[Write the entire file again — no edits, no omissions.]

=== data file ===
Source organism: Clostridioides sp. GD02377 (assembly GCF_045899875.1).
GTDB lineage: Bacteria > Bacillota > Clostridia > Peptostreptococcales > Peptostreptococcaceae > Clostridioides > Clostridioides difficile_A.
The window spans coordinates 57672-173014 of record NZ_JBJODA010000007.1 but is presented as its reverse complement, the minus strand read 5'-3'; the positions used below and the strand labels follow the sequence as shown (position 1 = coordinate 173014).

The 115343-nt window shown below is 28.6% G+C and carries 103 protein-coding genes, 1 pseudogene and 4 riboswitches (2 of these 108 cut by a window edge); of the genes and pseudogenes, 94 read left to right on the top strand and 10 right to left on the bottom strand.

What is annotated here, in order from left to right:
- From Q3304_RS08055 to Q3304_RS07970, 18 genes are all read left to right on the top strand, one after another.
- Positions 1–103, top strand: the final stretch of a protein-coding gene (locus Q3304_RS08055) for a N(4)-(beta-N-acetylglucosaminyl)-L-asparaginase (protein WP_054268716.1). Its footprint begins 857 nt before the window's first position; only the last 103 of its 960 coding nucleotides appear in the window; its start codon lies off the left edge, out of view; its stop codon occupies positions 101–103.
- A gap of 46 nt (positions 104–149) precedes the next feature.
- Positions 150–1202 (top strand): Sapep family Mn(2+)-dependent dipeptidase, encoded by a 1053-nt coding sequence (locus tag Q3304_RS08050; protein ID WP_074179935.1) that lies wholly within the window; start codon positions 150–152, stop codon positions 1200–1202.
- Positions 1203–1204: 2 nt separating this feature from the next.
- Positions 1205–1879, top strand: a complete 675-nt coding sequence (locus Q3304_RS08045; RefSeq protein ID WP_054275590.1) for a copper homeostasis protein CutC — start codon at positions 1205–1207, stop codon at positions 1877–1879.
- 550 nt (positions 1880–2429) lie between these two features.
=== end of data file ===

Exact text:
Source organism: Clostridioides sp. GD02377 (assembly GCF_045899875.1).
GTDB lineage: Bacteria > Bacillota > Clostridia > Peptostreptococcales > Peptostreptococcaceae > Clostridioides > Clostridioides difficile_A.
The window spans coordinates 57672-173014 of record NZ_JBJODA010000007.1 but is presented as its reverse complement, the minus strand read 5'-3'; the positions used below and the strand labels follow the sequence as shown (position 1 = coordinate 173014).

The 115343-nt window shown below is 28.6% G+C and carries 103 protein-coding genes, 1 pseudogene and 4 riboswitches (2 of these 108 cut by a window edge); of the genes and pseudogenes, 94 read left to right on the top strand and 10 right to left on the bottom strand.

What is annotated here, in order from left to right:
- From Q3304_RS08055 to Q3304_RS07970, 18 genes are all read left to right on the top strand, one after another.
- Positions 1–103, top strand: the final stretch of a protein-coding gene (locus Q3304_RS08055) for a N(4)-(beta-N-acetylglucosaminyl)-L-asparaginase (protein WP_054268716.1). Its footprint begins 857 nt before the window's first position; only the last 103 of its 960 coding nucleotides appear in the window; its start codon lies off the left edge, out of view; its stop codon occupies positions 101–103.
- A gap of 46 nt (positions 104–149) precedes the next feature.
- Positions 150–1202 (top strand): Sapep family Mn(2+)-dependent dipeptidase, encoded by a 1053-nt coding sequence (locus tag Q3304_RS08050; protein ID WP_074179935.1) that lies wholly within the window; start codon positions 150–152, stop codon positions 1200–1202.
- Positions 1203–1204: 2 nt separating this feature from the next.
- Positions 1205–1879, top strand: a complete 675-nt coding sequence (locus Q3304_RS08045; RefSeq protein ID WP_054275590.1) for a copper homeostasis protein CutC — start codon at positions 1205–1207, stop codon at positions 1877–1879.
- 550 nt (positions 1880–2429) lie between these two features.